For the first time ever, MoMA PS1 has dedicated the entire building to a comprehensive retrospective of a single artist’s work, and for Mike Kelley to be that artist could not be more appropriate.
Kelley, who killed himself by asphyxiation last year, had what some would call a sick sense of humor, and many of his pieces — usually those involving video — poke fun of and analyze the education system, making the halls of the old school an almost perfect venue.
The show is quintessential Kelley, featuring more than 200 pieces including some of his most memorable works throughout his 30 or so years as an artist.
Many of the works are disturbing but in an exciting way that stimulates the mind and makes the real world seem dull in comparison.
One such piece, “Pay for Your Pleasure,” a prismatic spectrum of color that runs along a separate corridor, is one of the show’s highlights. Lining the walls of the hallway are large portraits of celebrated artists, poets and philosophers painted in a monochromatic graphic style — similar to those painted on Barnes & Noble canvas bags — each paired with an uneasy quote on the outlaw aspect of creativity.
By the time you reach the end of the hallway, your mind is stimulated by the almost opposing juxtaposition of bright colors and dark statements.
The last piece is different, though, as Kelley installed an artwork made in prison by a convicted murder. Each time the piece is displayed, it is by a different killer; at PS1, the criminal was Arthur Shawcross, known as the Genesee River Killer, who murdered 14 people in his lifetime.
Other works, such as “Day is Done,” are elaborate funhouses featuring videos, sound, statues and multimedia installations inspired by high school yearbook photos, pageants and sports and theater productions; some are almost dreamlike. They overstimulate the senses and put the viewer face to face with Kelley’s views on popular culture.
“My entrance into the art world was through the counterculture, where it was common practice to lift material from mass culture and pervert it to reverse or alter its meaning,” Kelley once said. “...Mass culture is scrutinized to discover what is hidden, repressed, within it.”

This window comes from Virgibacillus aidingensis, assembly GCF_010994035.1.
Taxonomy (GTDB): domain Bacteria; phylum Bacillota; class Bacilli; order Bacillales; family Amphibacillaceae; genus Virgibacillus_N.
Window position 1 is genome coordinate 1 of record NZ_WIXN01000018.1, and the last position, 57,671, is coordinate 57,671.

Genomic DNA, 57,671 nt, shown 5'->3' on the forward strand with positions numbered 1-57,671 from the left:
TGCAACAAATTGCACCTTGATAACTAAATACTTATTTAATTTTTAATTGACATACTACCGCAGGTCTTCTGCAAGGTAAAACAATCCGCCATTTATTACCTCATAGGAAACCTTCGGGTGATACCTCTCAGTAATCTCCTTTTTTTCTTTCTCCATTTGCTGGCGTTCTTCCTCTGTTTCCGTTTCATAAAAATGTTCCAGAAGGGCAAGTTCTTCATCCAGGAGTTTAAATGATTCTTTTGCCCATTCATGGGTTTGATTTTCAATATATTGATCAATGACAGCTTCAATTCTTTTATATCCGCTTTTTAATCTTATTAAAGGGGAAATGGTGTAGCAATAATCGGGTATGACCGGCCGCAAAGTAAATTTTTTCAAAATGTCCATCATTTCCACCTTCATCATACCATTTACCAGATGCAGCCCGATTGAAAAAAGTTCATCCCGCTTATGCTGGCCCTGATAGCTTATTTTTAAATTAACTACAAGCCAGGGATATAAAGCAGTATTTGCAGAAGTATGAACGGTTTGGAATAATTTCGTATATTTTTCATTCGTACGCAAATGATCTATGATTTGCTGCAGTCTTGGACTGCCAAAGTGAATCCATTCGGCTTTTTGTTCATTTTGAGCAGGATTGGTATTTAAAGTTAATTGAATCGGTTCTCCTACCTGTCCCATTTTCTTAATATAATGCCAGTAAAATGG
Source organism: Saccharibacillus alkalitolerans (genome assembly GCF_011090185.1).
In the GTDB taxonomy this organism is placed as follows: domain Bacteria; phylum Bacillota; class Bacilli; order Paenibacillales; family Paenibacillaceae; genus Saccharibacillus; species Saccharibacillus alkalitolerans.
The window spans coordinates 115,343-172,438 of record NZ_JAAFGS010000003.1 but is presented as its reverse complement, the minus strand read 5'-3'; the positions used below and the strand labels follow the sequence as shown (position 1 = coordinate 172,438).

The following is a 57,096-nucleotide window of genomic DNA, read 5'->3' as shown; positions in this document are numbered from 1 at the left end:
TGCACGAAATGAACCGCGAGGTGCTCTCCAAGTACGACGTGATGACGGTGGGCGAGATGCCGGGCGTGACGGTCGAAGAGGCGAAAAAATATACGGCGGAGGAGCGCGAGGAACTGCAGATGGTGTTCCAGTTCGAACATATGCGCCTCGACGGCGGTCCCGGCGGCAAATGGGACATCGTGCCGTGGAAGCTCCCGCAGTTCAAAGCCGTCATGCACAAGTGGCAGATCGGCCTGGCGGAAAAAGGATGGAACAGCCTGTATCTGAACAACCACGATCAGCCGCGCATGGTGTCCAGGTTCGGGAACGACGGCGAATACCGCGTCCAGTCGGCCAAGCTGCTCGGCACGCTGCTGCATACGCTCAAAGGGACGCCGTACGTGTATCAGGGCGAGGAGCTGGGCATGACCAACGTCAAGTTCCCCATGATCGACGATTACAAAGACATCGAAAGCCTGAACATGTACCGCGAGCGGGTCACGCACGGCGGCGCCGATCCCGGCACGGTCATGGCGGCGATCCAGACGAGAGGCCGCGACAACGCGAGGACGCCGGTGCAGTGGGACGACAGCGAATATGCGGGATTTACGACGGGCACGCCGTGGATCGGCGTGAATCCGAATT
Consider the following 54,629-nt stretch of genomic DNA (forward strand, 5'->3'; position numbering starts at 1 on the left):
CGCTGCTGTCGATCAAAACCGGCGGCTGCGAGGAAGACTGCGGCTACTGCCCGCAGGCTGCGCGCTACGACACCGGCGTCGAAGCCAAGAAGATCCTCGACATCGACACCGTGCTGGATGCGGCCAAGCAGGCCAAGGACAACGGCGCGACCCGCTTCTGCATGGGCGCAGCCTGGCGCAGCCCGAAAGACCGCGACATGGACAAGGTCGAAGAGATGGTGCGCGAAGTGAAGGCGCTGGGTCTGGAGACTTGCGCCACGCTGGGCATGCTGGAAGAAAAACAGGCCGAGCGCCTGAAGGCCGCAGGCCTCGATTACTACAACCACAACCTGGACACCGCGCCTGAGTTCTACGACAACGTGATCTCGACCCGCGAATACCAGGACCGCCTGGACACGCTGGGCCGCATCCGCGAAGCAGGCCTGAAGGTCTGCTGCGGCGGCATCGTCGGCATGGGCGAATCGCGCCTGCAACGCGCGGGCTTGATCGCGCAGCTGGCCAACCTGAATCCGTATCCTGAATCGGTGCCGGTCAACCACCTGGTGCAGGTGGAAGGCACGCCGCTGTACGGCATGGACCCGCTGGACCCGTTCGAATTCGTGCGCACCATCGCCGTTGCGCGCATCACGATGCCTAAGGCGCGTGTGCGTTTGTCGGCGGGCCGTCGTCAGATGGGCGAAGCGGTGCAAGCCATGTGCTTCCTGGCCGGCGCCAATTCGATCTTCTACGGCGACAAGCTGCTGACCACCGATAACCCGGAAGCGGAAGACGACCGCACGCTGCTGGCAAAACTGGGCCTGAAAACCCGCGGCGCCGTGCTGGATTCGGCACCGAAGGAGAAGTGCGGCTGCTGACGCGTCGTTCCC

Unlike that of many artists, Kelly’s work does not develop linearly. He frequently returns to underlying themes of repressed memories, disjunctions between selfhood and social structures and the lines between the sacred and the profane.
Those themes are ever clear throughout the exhibit.
One of the artist’s more well-known pieces, “Deodorized Central Mass with Satellites,” features a large celestial-like object comprised of stuffed animals that is suspended in the middle of the room. Surrounding it, smaller circular satellites also made from stuffed animals are placed in such a way that they resemble a cuddly version of the solar system.
It is not a happy piece to look at. It is disturbing but like the rest of Kelley’s work, there is something exciting yet savage about the work, and despite the subtle feeling that you shouldn’t enjoy Kelley’s work, you do. It’s an exhilarating experience.
“Horizontal Tracking Shot of a Cross Section of Trauma Rooms” is another fascinating piece that features a flat wooden surface with 11 vertical stripes painted on it. Behind the board, four television screens appear sporadically showing videos from YouTube.
The piece is supposed to represent repressed memory syndrome, in which even though an individual cannot recall an event, it still affects the person subconsciously. It is theorized that much of what makes us who we are has to do with repressed memories that dictate our emotions and how we approach everyday situations.
All in all, the exhibit is an experience unlike any other. The old school walls complement Kelley’s tongue-in-cheek analysis of pop culture and repressed memory in such a way that you feel almost transported from the mostly industrial streets of Long Island City to the hilarious and imaginative mind of Kelley.
In addition to the exhibit, MoMA PS1’s Sunday Sessions will coincide with Mike Kelley’s work, highlighting the importance of critical reflection, performance and music. Participants in the workshops include long-time collaborators of Kelley and scholars, musicians and artists who were influenced by his work. The full schedule is available on the MoMA PS1 website.
Also, the museum is selling an accompanying fully illustrated 400-page catalogue of Kelley’s work, which includes many pieces not featured at the exhibit.